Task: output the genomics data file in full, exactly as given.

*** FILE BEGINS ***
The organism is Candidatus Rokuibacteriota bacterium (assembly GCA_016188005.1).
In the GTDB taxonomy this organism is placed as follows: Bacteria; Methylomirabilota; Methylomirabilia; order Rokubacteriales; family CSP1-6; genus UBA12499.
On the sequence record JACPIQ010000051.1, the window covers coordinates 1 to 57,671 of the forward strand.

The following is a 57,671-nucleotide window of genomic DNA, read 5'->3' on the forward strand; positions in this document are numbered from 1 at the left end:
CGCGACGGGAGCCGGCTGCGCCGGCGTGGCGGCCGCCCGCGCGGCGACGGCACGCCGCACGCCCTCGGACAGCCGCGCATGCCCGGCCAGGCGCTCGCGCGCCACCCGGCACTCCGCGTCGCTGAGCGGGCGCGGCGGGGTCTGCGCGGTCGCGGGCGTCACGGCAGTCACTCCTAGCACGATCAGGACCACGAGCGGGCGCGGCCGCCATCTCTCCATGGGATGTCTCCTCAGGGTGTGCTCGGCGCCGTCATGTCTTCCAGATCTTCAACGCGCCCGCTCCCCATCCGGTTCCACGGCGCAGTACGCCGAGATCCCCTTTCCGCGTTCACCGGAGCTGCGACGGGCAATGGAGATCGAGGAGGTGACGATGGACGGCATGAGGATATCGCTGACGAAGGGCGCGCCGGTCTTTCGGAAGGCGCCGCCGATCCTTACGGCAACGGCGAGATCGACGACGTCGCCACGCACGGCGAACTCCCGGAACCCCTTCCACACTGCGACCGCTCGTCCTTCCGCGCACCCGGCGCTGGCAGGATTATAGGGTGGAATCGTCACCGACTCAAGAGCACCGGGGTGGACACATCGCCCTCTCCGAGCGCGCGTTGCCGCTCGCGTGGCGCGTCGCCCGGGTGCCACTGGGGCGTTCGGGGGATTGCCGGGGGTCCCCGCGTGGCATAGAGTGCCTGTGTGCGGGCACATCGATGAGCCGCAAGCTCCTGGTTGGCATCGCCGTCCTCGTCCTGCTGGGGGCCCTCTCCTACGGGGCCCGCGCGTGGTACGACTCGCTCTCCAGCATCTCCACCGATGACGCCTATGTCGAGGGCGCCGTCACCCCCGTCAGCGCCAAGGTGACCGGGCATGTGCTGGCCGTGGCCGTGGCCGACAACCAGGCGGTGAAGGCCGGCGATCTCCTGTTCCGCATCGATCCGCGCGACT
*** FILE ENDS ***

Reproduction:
The organism is Candidatus Rokuibacteriota bacterium (assembly GCA_016188005.1).
In the GTDB taxonomy this organism is placed as follows: Bacteria; Methylomirabilota; Methylomirabilia; order Rokubacteriales; family CSP1-6; genus UBA12499.
On the sequence record JACPIQ010000051.1, the window covers coordinates 1 to 57,671 of the forward strand.

The following is a 57,671-nucleotide window of genomic DNA, read 5'->3' on the forward strand; positions in this document are numbered from 1 at the left end:
CGCGACGGGAGCCGGCTGCGCCGGCGTGGCGGCCGCCCGCGCGGCGACGGCACGCCGCACGCCCTCGGACAGCCGCGCATGCCCGGCCAGGCGCTCGCGCGCCACCCGGCACTCCGCGTCGCTGAGCGGGCGCGGCGGGGTCTGCGCGGTCGCGGGCGTCACGGCAGTCACTCCTAGCACGATCAGGACCACGAGCGGGCGCGGCCGCCATCTCTCCATGGGATGTCTCCTCAGGGTGTGCTCGGCGCCGTCATGTCTTCCAGATCTTCAACGCGCCCGCTCCCCATCCGGTTCCACGGCGCAGTACGCCGAGATCCCCTTTCCGCGTTCACCGGAGCTGCGACGGGCAATGGAGATCGAGGAGGTGACGATGGACGGCATGAGGATATCGCTGACGAAGGGCGCGCCGGTCTTTCGGAAGGCGCCGCCGATCCTTACGGCAACGGCGAGATCGACGACGTCGCCACGCACGGCGAACTCCCGGAACCCCTTCCACACTGCGACCGCTCGTCCTTCCGCGCACCCGGCGCTGGCAGGATTATAGGGTGGAATCGTCACCGACTCAAGAGCACCGGGGTGGACACATCGCCCTCTCCGAGCGCGCGTTGCCGCTCGCGTGGCGCGTCGCCCGGGTGCCACTGGGGCGTTCGGGGGATTGCCGGGGGTCCCCGCGTGGCATAGAGTGCCTGTGTGCGGGCACATCGATGAGCCGCAAGCTCCTGGTTGGCATCGCCGTCCTCGTCCTGCTGGGGGCCCTCTCCTACGGGGCCCGCGCGTGGTACGACTCGCTCTCCAGCATCTCCACCGATGACGCCTATGTCGAGGGCGCCGTCACCCCCGTCAGCGCCAAGGTGACCGGGCATGTGCTGGCCGTGGCCGTGGCCGACAACCAGGCGGTGAAGGCCGGCGATCTCCTGTTCCGCATCGATCCGCGCGACT